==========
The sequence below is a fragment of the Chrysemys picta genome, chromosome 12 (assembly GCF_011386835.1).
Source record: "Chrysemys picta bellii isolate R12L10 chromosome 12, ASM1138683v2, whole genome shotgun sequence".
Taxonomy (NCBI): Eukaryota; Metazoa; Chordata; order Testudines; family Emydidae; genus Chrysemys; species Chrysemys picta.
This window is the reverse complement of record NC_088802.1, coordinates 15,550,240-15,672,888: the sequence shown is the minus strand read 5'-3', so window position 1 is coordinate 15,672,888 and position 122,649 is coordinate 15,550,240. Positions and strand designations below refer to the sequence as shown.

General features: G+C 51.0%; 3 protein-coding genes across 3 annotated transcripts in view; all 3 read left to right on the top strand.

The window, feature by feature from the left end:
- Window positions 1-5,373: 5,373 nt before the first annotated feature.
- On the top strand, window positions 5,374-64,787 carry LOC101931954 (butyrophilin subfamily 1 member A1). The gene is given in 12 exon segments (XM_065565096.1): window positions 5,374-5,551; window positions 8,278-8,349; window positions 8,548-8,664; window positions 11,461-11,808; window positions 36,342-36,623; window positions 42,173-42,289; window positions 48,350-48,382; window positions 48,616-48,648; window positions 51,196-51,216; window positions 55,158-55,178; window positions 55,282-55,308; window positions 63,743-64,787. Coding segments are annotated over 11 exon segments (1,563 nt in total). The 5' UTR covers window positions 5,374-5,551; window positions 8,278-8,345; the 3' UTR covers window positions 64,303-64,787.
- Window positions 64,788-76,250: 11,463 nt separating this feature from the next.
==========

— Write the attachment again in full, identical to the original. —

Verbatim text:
The sequence below is a fragment of the Chrysemys picta genome, chromosome 12 (assembly GCF_011386835.1).
Source record: "Chrysemys picta bellii isolate R12L10 chromosome 12, ASM1138683v2, whole genome shotgun sequence".
Taxonomy (NCBI): Eukaryota; Metazoa; Chordata; order Testudines; family Emydidae; genus Chrysemys; species Chrysemys picta.
This window is the reverse complement of record NC_088802.1, coordinates 15,550,240-15,672,888: the sequence shown is the minus strand read 5'-3', so window position 1 is coordinate 15,672,888 and position 122,649 is coordinate 15,550,240. Positions and strand designations below refer to the sequence as shown.

General features: G+C 51.0%; 3 protein-coding genes across 3 annotated transcripts in view; all 3 read left to right on the top strand.

The window, feature by feature from the left end:
- Window positions 1-5,373: 5,373 nt before the first annotated feature.
- On the top strand, window positions 5,374-64,787 carry LOC101931954 (butyrophilin subfamily 1 member A1). The gene is given in 12 exon segments (XM_065565096.1): window positions 5,374-5,551; window positions 8,278-8,349; window positions 8,548-8,664; window positions 11,461-11,808; window positions 36,342-36,623; window positions 42,173-42,289; window positions 48,350-48,382; window positions 48,616-48,648; window positions 51,196-51,216; window positions 55,158-55,178; window positions 55,282-55,308; window positions 63,743-64,787. Coding segments are annotated over 11 exon segments (1,563 nt in total). The 5' UTR covers window positions 5,374-5,551; window positions 8,278-8,345; the 3' UTR covers window positions 64,303-64,787.
- Window positions 64,788-76,250: 11,463 nt separating this feature from the next.